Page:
The Banner of Hate: A Study on the Transatlantic use of the Confederate Flag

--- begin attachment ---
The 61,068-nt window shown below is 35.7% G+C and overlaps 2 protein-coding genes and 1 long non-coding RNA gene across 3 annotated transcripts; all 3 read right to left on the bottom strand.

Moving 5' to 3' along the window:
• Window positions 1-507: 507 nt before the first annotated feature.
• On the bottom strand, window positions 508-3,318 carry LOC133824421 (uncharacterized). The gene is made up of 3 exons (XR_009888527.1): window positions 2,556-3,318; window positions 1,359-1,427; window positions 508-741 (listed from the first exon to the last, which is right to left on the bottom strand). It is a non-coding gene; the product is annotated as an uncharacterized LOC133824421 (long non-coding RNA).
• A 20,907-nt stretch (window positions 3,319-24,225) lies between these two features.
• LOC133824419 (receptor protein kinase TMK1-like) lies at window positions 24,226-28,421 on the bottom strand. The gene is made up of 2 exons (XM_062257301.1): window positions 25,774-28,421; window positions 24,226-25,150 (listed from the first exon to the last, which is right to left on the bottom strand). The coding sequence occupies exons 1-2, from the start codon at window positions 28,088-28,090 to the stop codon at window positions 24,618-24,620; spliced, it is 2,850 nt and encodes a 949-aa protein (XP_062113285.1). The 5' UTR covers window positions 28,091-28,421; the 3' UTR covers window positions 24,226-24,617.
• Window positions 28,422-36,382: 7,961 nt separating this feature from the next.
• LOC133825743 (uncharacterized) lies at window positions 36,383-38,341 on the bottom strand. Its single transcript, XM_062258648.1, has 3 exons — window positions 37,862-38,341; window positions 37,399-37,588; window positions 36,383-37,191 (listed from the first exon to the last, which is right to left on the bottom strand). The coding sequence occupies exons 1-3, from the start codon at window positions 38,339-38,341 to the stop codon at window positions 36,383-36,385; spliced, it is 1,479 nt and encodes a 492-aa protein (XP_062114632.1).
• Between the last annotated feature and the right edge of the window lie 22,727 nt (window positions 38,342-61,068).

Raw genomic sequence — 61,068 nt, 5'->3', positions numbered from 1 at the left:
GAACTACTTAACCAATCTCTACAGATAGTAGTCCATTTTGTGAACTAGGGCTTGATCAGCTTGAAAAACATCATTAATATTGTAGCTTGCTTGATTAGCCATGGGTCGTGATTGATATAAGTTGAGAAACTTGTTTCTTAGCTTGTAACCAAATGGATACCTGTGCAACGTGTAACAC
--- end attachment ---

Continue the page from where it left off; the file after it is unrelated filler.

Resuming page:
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The Confederate flag is a symbol that continues to be used nearly 156 years after the United States Civil war ended. The use of this symbol is unique not only in its everchanging meaning but also as the use of this flag is not simply isolated to the country of its origin. Rather, it has evolved into a global symbol. This paper follows the history of this flag, which began as a non-official banner of a lost rebellion and became a current-day hate symbol. With this change comes the need to study it. As the flag has come to represent a transatlantic white supremacist symbol of hate, something can be seen in its use by far-right groups such as PEGIDA in Europe and the KKK in the United States. They have both attached a racist message to the flag. Using this flag to help spread that message. The use by both groups is difficult to explain as current-day academic explanations of an inherent “rebel nature” associated with the flag fail to fit its use among these groups. This paper analyzes this phenomenon with both existing literature as well as primary sources to see how these groups use the flag to improve the public perception of their groups. This perception helping to increase the number of viable members among the group. This approach hopes to result in a new direction for the study of the far-right in transatlantically helping to explain and solve their modern resurgence.